USAID supports 300,000 OVCs in Akwa Ibom, Lagos, Rivers
Over the last five years, the U.S. Agency for International Development, USAID, says it has partnered with the Nigerian government to mitigate the impact of HIV/AIDS among some of the most vulnerable Nigerians through support for more than 300,000 orphans and vulnerable children, OVCs, in three states.
A statement by the aid agency explained that since, 2014, the Local Partners for Orphans and Vulnerable Children activity, known as LOPIN 1, reached over 260,000 children and more than 50,000 caregivers, providing integrated services in the areas of health, education, nutrition, psychosocial support, protection, shelter and household economic strengthening in Akwa Ibom, Lagos, and Rivers states.
“In a country like Nigeria, young people are the future,” Ms. Olivette Smith, political and economic analyst at the U.S. Consulate in Lagos, said at a ceremony.
“By helping this vulnerable cohort of the country’s youth population get access to health care and education and boost its economic resilience, the U.S. government through USAID is helping Nigeria meeting its commitment to ensure the next generation is ready.”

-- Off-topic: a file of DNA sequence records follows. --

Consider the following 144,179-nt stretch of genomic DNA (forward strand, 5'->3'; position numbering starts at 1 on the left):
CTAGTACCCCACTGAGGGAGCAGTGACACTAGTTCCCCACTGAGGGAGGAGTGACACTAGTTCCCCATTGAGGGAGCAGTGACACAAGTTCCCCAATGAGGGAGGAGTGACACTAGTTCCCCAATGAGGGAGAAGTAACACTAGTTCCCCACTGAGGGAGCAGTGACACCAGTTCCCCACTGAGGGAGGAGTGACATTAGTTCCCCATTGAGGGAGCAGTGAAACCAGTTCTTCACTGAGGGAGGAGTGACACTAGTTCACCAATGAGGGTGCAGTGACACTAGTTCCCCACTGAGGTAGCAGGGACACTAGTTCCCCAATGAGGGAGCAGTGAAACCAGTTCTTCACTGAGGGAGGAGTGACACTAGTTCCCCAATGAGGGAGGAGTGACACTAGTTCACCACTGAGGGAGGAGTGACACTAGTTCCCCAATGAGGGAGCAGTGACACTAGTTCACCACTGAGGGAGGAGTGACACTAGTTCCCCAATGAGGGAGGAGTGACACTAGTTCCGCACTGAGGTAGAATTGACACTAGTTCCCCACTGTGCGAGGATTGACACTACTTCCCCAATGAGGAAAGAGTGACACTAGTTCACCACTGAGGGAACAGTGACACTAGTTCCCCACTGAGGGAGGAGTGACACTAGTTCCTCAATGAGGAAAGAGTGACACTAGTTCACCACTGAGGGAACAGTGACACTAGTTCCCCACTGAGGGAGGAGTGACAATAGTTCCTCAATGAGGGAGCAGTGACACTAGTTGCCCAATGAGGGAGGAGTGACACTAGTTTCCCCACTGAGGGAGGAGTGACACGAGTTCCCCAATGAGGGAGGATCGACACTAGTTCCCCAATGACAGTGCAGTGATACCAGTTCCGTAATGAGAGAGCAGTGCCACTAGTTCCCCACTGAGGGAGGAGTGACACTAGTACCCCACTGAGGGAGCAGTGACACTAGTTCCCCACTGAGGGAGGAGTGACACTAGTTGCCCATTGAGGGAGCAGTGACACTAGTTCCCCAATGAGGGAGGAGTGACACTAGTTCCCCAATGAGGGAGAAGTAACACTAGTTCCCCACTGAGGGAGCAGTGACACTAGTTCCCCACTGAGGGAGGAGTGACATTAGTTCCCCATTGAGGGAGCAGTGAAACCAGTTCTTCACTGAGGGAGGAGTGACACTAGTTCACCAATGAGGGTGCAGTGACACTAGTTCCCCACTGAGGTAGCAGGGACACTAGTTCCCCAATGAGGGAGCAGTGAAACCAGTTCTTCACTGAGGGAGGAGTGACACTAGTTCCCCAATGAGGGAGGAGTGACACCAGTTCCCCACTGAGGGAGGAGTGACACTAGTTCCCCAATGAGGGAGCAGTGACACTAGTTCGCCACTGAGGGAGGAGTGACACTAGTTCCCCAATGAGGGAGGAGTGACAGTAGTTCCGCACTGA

The activity shifted away from the usual approach to support these populations by instead implementing a more inclusive and sustainable family- and community-centered strategy in-line with Nigeria’s National Priority Agenda. As a result, more children have now been linked to lifesaving anti-retroviral therapy, helping move Nigeria closer to the United Nations’ goals for HIV/AIDS control.
Through a large network of indigenous nongovernmental organizations led by the Association for Reproductive Health (AFRH), LOPIN 1 helped build the capacity of those NGOs to better address the needs of orphans and vulnerable children.
It also worked to strengthen local health systems in its areas of operation and engaged the private sector to enhance sustainability and access, introducing innovations such as conditional cash transfers, household economic strengthening, community-based health insurance, and village-level savings and loan programs.
According to the 2018 National AIDS and HIV Indicator and Impact Survey, the rate of HIV in the region fell from 3.4 percent to 1.4 percent in the last five years. Still, the United States and the Government of Nigeria agree that no child should die of the disease.